In 2020, the NFL added back the third wild card team, raising the total number of playoff teams to 14.
How the Playoffs Work
The NFL postseason begins the weekend following the end of the regular season, which is now 17 games and 18 weeks long – it had been 14 weeks until 1978, then 17 weeks in 2021.
The first weekend of the playoffs is the Wild Card Round, referred to now as “Super Wild Card Weekend,” when 12 of the 14 teams play. These are the matchups typically:
AFC and NFC:
- 7th seed at 2nd seed
- 6th seed at 3rd seed
- 5th seed at 4th seed
- 1st seed gets bye.
In the Divisional Round, the lowest remaining seed plays at the 1st seed in both conferences, and the second-lowest seed plays at the second-highest’s field. The winners of those games play in the Conference Championship Round, with the winners of those games advancing to the Super Bowl.
Top NFL Teams with Most Playoff Wins
The New England Patriots (known as the Boston Patriots from 1959 until 1971) have the most postseason victories, with 37, thanks to quarterback Tom Brady. He also led the Pats to six Super Bowl victories and three runner-up finishes.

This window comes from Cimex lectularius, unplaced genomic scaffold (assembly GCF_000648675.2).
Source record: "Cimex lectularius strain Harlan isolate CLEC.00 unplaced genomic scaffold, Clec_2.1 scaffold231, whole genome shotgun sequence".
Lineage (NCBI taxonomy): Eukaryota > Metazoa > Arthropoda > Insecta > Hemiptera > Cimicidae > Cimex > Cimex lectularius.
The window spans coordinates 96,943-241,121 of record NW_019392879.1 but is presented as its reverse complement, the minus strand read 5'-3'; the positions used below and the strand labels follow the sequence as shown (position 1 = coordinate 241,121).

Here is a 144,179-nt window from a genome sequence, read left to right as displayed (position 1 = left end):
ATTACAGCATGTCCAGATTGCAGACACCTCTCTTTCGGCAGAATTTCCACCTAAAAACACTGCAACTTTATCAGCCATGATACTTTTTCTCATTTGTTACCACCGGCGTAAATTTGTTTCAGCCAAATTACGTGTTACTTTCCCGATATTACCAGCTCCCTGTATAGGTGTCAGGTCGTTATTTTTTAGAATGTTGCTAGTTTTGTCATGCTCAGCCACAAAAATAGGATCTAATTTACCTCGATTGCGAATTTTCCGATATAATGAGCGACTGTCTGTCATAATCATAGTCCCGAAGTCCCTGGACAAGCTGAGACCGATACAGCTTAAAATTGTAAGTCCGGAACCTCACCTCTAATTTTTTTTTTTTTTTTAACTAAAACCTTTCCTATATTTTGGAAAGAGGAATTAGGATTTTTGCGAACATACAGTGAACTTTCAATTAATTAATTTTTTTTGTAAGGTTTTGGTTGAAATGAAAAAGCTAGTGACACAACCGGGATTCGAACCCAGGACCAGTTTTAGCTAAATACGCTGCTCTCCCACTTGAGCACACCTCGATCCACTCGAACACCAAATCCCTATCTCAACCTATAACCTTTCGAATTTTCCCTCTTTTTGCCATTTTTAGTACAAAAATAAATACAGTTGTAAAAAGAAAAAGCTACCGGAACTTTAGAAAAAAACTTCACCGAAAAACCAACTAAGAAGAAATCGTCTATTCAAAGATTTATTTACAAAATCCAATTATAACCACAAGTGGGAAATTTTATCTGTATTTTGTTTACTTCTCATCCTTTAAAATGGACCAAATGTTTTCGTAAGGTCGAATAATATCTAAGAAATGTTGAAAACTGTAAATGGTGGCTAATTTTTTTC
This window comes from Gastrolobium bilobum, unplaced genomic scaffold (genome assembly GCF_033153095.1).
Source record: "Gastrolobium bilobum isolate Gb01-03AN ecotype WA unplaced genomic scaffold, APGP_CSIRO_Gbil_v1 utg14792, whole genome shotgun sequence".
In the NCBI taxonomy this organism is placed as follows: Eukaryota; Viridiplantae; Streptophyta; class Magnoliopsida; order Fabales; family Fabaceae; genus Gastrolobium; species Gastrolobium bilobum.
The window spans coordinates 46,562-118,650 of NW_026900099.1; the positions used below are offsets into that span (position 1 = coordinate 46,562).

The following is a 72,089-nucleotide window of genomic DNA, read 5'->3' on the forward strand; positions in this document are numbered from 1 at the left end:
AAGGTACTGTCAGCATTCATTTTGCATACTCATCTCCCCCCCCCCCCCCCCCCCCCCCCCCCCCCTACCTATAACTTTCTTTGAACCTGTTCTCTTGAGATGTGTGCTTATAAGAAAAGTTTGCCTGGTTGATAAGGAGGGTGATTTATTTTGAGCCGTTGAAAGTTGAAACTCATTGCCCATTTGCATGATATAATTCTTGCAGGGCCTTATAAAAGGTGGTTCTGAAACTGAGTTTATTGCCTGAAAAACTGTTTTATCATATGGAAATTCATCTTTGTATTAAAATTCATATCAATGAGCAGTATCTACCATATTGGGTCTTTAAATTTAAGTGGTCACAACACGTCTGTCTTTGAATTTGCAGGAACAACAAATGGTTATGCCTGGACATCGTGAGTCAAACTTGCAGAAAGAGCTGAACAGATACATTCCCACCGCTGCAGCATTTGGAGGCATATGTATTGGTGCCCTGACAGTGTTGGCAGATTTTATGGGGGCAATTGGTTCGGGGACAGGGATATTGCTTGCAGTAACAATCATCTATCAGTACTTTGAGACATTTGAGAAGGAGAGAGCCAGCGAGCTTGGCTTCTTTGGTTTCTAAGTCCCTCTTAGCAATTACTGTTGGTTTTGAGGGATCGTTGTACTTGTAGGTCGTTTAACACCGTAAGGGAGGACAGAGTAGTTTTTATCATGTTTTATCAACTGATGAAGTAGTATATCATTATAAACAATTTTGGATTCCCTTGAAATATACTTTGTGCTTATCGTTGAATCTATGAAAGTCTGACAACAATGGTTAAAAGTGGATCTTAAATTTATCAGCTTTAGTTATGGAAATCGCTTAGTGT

This is the top 10 of all-time NFL playoff wins:
- New England Patriots 37
- San Francisco 49ers 36
- Green Bay Packers 36
- Pittsburgh Steelers 36
- Dallas Cowboys 36
- Los Angeles Rams 26
- Las Vegas Raiders 25
- Philadelphia Eagles 25
- New York Giants 25
- Denver Broncos 23
- Washington Commanders 23
- Indianapolis Colts 23
Factors Contributing to NFL Playoff Wins
Playoff games are often played in the cold, harsh conditions of winter, with snow, subzero temperatures, stiff winds, an icy field, and slippery footballs. The weather’s bad, the pressure’s intense.
Teams need quarterbacks who can make fast and smart decisions and clutch throws, a rushing attack that can help control the pace of game, a defense that doesn’t give up too many big plays and offensive and defensive lines that can dominate the opposing teams’ lines.
But of all the 22 offensive and defensive starters, undoubtedly the QB is by far the most important position. He’s the only player who has his hands on the ball on every offensive play. He has to basically account for 21 players – his 10 teammates plus the 11 defenders – on every play and evaluate multiple options on pass plays in less than three seconds.
Look at the five QBs with the most playoff wins — they are the best ever, with a combined 19 Super Bowl wins among them:
- Tom Brady (35)
- Joe Montana (16)
- Terry Bradshaw (14)